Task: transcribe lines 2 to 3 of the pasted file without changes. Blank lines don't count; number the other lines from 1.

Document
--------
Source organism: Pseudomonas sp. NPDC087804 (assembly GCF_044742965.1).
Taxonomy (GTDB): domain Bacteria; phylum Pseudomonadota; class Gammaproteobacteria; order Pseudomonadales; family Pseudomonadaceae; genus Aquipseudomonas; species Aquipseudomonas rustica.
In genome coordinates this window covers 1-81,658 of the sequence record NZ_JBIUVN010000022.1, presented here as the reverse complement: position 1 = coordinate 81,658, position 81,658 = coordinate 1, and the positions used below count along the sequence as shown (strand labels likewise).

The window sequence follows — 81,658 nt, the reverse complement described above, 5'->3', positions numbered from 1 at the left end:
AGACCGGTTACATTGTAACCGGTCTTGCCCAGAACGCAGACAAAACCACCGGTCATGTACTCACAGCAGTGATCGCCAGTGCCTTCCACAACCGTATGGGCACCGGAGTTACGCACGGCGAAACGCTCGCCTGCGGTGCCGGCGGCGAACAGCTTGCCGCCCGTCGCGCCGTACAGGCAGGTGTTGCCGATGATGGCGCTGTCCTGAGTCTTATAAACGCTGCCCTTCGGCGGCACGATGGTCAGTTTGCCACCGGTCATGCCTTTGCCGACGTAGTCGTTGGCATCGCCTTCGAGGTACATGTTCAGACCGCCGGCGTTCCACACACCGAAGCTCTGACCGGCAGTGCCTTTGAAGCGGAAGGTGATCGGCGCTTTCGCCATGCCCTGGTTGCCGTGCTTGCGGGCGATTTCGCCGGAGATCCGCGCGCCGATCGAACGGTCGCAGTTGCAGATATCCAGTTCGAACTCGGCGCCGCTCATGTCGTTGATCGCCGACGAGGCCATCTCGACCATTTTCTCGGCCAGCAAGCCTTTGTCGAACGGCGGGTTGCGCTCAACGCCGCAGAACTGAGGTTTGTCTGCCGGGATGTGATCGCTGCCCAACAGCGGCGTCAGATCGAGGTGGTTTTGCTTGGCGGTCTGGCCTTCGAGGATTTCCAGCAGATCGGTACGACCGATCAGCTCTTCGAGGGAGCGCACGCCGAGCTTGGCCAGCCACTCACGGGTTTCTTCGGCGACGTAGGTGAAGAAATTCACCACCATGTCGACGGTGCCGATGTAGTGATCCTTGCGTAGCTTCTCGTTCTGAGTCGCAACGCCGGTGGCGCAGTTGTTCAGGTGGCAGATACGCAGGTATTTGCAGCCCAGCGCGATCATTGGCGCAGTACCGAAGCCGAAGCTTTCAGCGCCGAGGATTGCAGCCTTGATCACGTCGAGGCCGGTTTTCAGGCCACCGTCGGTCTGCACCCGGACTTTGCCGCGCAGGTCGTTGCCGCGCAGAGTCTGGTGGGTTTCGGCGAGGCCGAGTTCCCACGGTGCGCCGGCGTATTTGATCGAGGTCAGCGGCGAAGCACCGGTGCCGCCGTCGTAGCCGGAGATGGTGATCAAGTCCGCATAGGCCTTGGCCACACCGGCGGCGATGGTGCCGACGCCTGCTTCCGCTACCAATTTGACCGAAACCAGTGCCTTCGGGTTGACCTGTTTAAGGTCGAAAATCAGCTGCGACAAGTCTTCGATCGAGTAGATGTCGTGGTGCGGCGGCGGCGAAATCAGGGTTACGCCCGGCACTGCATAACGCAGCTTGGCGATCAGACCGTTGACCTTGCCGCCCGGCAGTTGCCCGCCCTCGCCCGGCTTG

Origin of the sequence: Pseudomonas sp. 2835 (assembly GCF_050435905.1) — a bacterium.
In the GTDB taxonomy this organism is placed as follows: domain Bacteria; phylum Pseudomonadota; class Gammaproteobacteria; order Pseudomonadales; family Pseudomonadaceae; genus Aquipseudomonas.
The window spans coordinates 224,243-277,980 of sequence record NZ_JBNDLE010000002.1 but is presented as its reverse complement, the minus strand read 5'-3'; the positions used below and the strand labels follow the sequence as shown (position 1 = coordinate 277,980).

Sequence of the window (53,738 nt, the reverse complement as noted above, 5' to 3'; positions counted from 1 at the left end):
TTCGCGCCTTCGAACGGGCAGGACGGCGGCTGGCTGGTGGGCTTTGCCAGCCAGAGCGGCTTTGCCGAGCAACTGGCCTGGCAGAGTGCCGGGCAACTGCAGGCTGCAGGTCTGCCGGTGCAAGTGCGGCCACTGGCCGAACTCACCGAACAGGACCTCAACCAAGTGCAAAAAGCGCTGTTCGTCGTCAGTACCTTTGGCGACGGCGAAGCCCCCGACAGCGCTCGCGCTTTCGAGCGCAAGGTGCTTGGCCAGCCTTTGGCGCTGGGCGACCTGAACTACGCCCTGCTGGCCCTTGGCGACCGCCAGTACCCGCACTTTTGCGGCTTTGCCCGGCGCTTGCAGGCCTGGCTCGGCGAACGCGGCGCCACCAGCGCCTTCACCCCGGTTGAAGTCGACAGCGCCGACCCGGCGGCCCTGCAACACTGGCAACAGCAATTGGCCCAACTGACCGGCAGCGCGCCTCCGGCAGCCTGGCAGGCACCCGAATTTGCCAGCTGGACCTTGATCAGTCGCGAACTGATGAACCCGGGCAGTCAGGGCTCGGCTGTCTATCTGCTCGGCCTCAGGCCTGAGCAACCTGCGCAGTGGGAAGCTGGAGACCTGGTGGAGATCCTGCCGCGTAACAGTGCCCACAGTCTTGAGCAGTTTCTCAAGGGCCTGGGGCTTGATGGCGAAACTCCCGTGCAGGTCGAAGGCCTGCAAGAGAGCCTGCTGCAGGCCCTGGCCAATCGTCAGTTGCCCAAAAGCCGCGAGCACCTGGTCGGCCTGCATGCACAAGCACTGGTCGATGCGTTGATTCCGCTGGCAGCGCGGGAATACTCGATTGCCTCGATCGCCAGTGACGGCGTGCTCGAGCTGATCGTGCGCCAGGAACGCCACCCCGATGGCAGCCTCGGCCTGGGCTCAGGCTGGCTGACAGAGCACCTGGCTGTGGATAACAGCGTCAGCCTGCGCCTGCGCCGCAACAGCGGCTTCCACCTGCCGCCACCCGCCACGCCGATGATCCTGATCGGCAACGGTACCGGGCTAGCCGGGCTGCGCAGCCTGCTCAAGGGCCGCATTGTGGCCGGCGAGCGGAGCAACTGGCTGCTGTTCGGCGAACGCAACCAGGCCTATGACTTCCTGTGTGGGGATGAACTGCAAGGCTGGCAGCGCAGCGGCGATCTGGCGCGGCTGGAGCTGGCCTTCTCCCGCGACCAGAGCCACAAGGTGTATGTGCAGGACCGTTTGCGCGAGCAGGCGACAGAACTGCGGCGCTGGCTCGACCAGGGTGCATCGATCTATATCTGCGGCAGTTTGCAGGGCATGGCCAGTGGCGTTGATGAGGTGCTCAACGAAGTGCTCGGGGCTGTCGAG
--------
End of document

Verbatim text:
Taxonomy (GTDB): domain Bacteria; phylum Pseudomonadota; class Gammaproteobacteria; order Pseudomonadales; family Pseudomonadaceae; genus Aquipseudomonas; species Aquipseudomonas rustica.
In genome coordinates this window covers 1-81,658 of the sequence record NZ_JBIUVN010000022.1, presented here as the reverse complement: position 1 = coordinate 81,658, position 81,658 = coordinate 1, and the positions used below count along the sequence as shown (strand labels likewise).